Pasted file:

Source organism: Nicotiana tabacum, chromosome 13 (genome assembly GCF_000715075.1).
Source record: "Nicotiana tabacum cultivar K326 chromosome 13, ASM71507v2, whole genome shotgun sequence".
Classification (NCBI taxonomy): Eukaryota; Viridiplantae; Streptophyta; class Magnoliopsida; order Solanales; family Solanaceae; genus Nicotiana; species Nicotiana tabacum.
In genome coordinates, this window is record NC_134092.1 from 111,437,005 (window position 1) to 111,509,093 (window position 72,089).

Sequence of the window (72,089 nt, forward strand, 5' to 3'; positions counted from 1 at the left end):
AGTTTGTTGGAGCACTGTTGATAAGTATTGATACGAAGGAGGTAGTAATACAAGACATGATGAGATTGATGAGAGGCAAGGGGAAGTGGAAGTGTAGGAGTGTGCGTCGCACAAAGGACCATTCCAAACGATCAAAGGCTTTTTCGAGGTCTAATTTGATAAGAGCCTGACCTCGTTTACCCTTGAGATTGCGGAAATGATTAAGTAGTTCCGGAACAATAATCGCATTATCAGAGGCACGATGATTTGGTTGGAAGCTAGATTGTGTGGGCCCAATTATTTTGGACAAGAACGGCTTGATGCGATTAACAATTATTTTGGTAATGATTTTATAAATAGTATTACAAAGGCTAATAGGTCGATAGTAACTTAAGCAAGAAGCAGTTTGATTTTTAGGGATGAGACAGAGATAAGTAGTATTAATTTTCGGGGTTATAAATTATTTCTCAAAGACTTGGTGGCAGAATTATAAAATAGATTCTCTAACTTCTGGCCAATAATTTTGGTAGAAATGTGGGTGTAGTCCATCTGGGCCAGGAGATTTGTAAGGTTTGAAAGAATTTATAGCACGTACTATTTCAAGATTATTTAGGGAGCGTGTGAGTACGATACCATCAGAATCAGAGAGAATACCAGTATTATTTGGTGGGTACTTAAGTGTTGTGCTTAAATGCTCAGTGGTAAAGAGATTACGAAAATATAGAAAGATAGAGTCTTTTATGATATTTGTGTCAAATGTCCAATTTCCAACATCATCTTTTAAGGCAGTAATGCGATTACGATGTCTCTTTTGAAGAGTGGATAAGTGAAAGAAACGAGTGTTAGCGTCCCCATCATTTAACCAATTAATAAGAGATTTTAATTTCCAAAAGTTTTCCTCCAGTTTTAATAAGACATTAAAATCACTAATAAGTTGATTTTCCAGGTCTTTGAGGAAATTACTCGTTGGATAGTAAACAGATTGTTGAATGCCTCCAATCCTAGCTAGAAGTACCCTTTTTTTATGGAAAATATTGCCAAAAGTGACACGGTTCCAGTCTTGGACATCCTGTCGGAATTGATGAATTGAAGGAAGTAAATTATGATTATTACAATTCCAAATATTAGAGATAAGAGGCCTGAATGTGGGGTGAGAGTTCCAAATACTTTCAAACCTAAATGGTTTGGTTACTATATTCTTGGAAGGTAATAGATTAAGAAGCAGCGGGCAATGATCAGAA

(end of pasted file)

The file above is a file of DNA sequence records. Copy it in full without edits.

Source organism: Nicotiana tabacum, chromosome 13 (genome assembly GCF_000715075.1).
Source record: "Nicotiana tabacum cultivar K326 chromosome 13, ASM71507v2, whole genome shotgun sequence".
Classification (NCBI taxonomy): Eukaryota; Viridiplantae; Streptophyta; class Magnoliopsida; order Solanales; family Solanaceae; genus Nicotiana; species Nicotiana tabacum.
In genome coordinates, this window is record NC_134092.1 from 111,437,005 (window position 1) to 111,509,093 (window position 72,089).

Sequence of the window (72,089 nt, forward strand, 5' to 3'; positions counted from 1 at the left end):
AGTTTGTTGGAGCACTGTTGATAAGTATTGATACGAAGGAGGTAGTAATACAAGACATGATGAGATTGATGAGAGGCAAGGGGAAGTGGAAGTGTAGGAGTGTGCGTCGCACAAAGGACCATTCCAAACGATCAAAGGCTTTTTCGAGGTCTAATTTGATAAGAGCCTGACCTCGTTTACCCTTGAGATTGCGGAAATGATTAAGTAGTTCCGGAACAATAATCGCATTATCAGAGGCACGATGATTTGGTTGGAAGCTAGATTGTGTGGGCCCAATTATTTTGGACAAGAACGGCTTGATGCGATTAACAATTATTTTGGTAATGATTTTATAAATAGTATTACAAAGGCTAATAGGTCGATAGTAACTTAAGCAAGAAGCAGTTTGATTTTTAGGGATGAGACAGAGATAAGTAGTATTAATTTTCGGGGTTATAAATTATTTCTCAAAGACTTGGTGGCAGAATTATAAAATAGATTCTCTAACTTCTGGCCAATAATTTTGGTAGAAATGTGGGTGTAGTCCATCTGGGCCAGGAGATTTGTAAGGTTTGAAAGAATTTATAGCACGTACTATTTCAAGATTATTTAGGGAGCGTGTGAGTACGATACCATCAGAATCAGAGAGAATACCAGTATTATTTGGTGGGTACTTAAGTGTTGTGCTTAAATGCTCAGTGGTAAAGAGATTACGAAAATATAGAAAGATAGAGTCTTTTATGATATTTGTGTCAAATGTCCAATTTCCAACATCATCTTTTAAGGCAGTAATGCGATTACGATGTCTCTTTTGAAGAGTGGATAAGTGAAAGAAACGAGTGTTAGCGTCCCCATCATTTAACCAATTAATAAGAGATTTTAATTTCCAAAAGTTTTCCTCCAGTTTTAATAAGACATTAAAATCACTAATAAGTTGATTTTCCAGGTCTTTGAGGAAATTACTCGTTGGATAGTAAACAGATTGTTGAATGCCTCCAATCCTAGCTAGAAGTACCCTTTTTTTATGGAAAATATTGCCAAAAGTGACACGGTTCCAGTCTTGGACATCCTGTCGGAATTGATGAATTGAAGGAAGTAAATTATGATTATTACAATTCCAAATATTAGAGATAAGAGGCCTGAATGTGGGGTGAGAGTTCCAAATACTTTCAAACCTAAATGGTTTGGTTACTATATTCTTGGAAGGTAATAGATTAAGAAGCAGCGGGCAATGATCAGAA